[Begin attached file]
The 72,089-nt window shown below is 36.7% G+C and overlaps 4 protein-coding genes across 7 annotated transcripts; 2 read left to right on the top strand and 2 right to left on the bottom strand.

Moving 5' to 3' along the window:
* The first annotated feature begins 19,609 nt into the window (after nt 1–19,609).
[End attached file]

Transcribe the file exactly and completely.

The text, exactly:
The 72,089-nt window shown below is 36.7% G+C and overlaps 4 protein-coding genes across 7 annotated transcripts; 2 read left to right on the top strand and 2 right to left on the bottom strand.

Moving 5' to 3' along the window:
* The first annotated feature begins 19,609 nt into the window (after nt 1–19,609).